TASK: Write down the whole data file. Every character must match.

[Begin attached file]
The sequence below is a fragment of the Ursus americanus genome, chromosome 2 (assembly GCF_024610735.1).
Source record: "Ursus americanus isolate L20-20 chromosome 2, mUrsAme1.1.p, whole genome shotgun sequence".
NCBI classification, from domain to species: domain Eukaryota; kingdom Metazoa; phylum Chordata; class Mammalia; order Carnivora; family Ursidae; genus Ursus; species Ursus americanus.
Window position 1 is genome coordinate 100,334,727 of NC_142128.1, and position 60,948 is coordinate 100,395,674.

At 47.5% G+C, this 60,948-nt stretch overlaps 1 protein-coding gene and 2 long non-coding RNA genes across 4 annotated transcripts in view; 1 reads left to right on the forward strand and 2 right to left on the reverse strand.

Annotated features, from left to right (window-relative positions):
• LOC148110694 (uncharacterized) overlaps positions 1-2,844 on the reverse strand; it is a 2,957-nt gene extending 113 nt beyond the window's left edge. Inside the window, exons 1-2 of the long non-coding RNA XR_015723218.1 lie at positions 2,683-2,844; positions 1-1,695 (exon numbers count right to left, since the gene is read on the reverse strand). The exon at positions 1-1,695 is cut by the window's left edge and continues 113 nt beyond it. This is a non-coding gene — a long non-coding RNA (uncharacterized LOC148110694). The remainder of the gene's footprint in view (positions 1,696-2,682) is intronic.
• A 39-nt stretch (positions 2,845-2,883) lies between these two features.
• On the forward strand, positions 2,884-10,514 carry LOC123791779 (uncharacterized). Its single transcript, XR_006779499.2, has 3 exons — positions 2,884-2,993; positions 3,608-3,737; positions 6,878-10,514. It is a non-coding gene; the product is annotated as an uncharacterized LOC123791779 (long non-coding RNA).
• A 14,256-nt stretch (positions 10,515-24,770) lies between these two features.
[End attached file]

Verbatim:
The sequence below is a fragment of the Ursus americanus genome, chromosome 2 (assembly GCF_024610735.1).
Source record: "Ursus americanus isolate L20-20 chromosome 2, mUrsAme1.1.p, whole genome shotgun sequence".
NCBI classification, from domain to species: domain Eukaryota; kingdom Metazoa; phylum Chordata; class Mammalia; order Carnivora; family Ursidae; genus Ursus; species Ursus americanus.
Window position 1 is genome coordinate 100,334,727 of NC_142128.1, and position 60,948 is coordinate 100,395,674.

At 47.5% G+C, this 60,948-nt stretch overlaps 1 protein-coding gene and 2 long non-coding RNA genes across 4 annotated transcripts in view; 1 reads left to right on the forward strand and 2 right to left on the reverse strand.

Annotated features, from left to right (window-relative positions):
• LOC148110694 (uncharacterized) overlaps positions 1-2,844 on the reverse strand; it is a 2,957-nt gene extending 113 nt beyond the window's left edge. Inside the window, exons 1-2 of the long non-coding RNA XR_015723218.1 lie at positions 2,683-2,844; positions 1-1,695 (exon numbers count right to left, since the gene is read on the reverse strand). The exon at positions 1-1,695 is cut by the window's left edge and continues 113 nt beyond it. This is a non-coding gene — a long non-coding RNA (uncharacterized LOC148110694). The remainder of the gene's footprint in view (positions 1,696-2,682) is intronic.
• A 39-nt stretch (positions 2,845-2,883) lies between these two features.
• On the forward strand, positions 2,884-10,514 carry LOC123791779 (uncharacterized). Its single transcript, XR_006779499.2, has 3 exons — positions 2,884-2,993; positions 3,608-3,737; positions 6,878-10,514. It is a non-coding gene; the product is annotated as an uncharacterized LOC123791779 (long non-coding RNA).
• A 14,256-nt stretch (positions 10,515-24,770) lies between these two features.